In line with this, previously a group of researchers at Ramón y Cajal Hospital in Madrid, Spain, had found that those patients with Huntington’s disease who had studied for more years tended to present with less severe clinical symptoms once the influence of age and their number of CAG repeats was taken into account. In another study, this time carried out by researchers at the Cleveland Clinic in Ohio (USA), patients with a higher level of intellectual activity showed a slower rate of cognitive decline and brain volume loss over time.
In our team at the Cognition and Brain Plasticity Unit from the University of Barcelona, we were interested in further investigating the effect of an intellectual lifestyle on how Huntington’s disease progresses. To do this, we used a summary score that took into account a person's number of years of education, their occupation, the number of languages they spoke, their reading activity and musical education, and how often they took part in intellectually-challenging games like chess or Sudoku. We found that, at the same disease stage, patients with more intellectual lifestyles not only did better in cognitive tests but also showed a delay in the appearance of the first symptoms of Huntington's compared to what would be expected based on their number of CAG repeats.
We also found that patients with higher levels of intellectual activity showed a reduced loss of volume in the striatum, the main brain area affected by Huntington’s disease. And besides brain volume, we also found that the level of intellectual activity influenced the communication between the brain regions that form part of a brain network involved in planning and setting goals. So our results suggest that keeping an active cognitive lifestyle could help to slow neurodegeneration and delay its deleterious consequences in Huntington’s disease and other disorders.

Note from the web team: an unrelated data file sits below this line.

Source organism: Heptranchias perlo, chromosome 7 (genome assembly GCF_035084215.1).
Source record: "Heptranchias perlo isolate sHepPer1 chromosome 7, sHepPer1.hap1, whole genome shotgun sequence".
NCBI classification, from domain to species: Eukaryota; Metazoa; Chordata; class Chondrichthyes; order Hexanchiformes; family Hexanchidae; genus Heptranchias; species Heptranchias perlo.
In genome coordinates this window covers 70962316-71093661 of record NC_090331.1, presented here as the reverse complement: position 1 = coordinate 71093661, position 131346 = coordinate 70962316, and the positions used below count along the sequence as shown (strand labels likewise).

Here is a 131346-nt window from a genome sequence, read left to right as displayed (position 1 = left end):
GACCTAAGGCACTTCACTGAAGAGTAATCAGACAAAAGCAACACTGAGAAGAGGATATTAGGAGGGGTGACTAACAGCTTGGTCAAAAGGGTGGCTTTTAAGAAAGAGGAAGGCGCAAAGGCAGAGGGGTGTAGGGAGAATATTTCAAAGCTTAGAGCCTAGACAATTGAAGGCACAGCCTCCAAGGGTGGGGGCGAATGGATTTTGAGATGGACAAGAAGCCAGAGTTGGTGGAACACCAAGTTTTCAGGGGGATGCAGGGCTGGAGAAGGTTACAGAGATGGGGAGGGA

You may be wondering how this is possible. How can exercising our brains help to delay cognitive symptoms? Studies on mice show that a rich environment in cages that have new and complex toys and allow social interactions, which would be the rodent equivalent of an intellectual lifestyle – can lead to improved neural functioning, to the formation of new connections between neurons, and even the birth of new neurons. This reflects an important property of our brains: its plasticity. We know that the brain is not immutable to its surroundings. Instead the opposite is true. Our environment and lifestyle shape our brains, strengthening connections which are used repeatedly over time and pruning away those which are seldom used. In this sense, our brains are malleable and we can change our environment in a way that is beneficial for us.
So what these results actually mean for the life of patients suffering from Huntington’s and other neurodegenerative diseases? Although it is still early to know the potential implication of these findings, they suggest that cognitive interventions could be useful in order to delay the appearance of symptoms or slow their progression. However, it is difficult to know to what extent this delay may be relevant in practice. Other environmental factors, such as diet, levels of physical activity and drug use may play a role too. In practice, interventions in which all these aspects are taken into account, together with medication, have the best chances of making a difference in patients’ lives.